It used to look like a stuffy home suitable for grandma, but after a major redo, a San Pedro abode is now being touted as "the panty-dropper house" — at least by Los Angeles Realtor Alice Rodriguez.
Gone are the honey-colored wood-paneled walls, tiled roof, brick pavers and unruly greenery. Developer Lucie Idleman of D'Oro Development transformed the antiquated 1965 ranch-style home on a corner lot to a contemporary retreat for a savvy, Silicon Beach entrepreneur.
Inspired by the image of a floating glass box, Idleman tore down the walls separating the kitchen, dining and living areas, turning the interior into one elongated open-plan home.
"They had to go in and re-engineer the home to hold a ceiling that stretches from one end of the house to the other," said Rodriguez, of Keller Williams. Removing the walls also gave D'Oro Development the opportunity to add fireproof and soundproof insulation between the walls.
Extra-wide pivoting gates and a swiveling entrance make for more drama than the previous wrought-iron gate and wood entry.
Two outdoor living areas outfitted with Restoration Hardware fire pits and a Japanese hardwood-encased kidney-shaped pool encourage sun-soaked lounging.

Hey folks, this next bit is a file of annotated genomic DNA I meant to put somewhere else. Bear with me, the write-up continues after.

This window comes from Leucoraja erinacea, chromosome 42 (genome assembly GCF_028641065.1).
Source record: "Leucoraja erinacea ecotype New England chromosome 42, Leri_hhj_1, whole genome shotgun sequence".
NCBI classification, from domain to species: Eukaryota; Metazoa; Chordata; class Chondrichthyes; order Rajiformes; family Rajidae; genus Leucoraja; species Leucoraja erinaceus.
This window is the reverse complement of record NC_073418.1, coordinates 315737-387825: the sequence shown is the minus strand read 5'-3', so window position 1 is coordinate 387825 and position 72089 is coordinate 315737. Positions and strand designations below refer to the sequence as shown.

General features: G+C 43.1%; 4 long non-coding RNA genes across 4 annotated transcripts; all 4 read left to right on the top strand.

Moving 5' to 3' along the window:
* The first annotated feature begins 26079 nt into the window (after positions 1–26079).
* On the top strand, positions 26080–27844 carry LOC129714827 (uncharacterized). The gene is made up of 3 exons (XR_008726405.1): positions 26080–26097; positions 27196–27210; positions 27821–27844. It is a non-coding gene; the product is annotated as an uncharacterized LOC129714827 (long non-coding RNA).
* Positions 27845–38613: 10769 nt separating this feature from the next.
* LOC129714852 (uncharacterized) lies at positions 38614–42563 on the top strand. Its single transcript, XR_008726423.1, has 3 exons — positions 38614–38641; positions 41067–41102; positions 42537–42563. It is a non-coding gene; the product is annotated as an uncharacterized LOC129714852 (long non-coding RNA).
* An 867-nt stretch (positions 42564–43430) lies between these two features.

A mirrored garage door adds a glam "I've-arrived" touch.
"If you have a Tesla or Maserati, you'll be able to see it as you pull up," Rodriguez said.
Once inside, visitors are greeted to the sight of a now tame, Zen garden. The once-riotous collection of short palm trees and shrubs interspersed with brick were replaced with a more serene arrangement of poured-in-place colored concrete, golf-grade Bermuda grass and manicured bushes.
Entertaining indoors is also an option, with two living areas set against Starphire wall windows, a modern chef's kitchen with Miele and Sub-Zero appliances, plus a 330-bottle floor-to-ceiling wine case.
After a 10-month renovation, the 2,200-square-foot South Shores home — which has three bedrooms and two bathrooms and is just blocks from the ocean, walking trails and Trump National Golf Club — is now ready for the limelight.
At the advertising-inspired asking price of $1,499,999, the home is listed at more than double the $735,000 that it sold for less than a year ago.
But Rodriguez says it's a bargain compared with Santa Monica real estate, which might get you an 800-square-foot fixer-upper for the same price.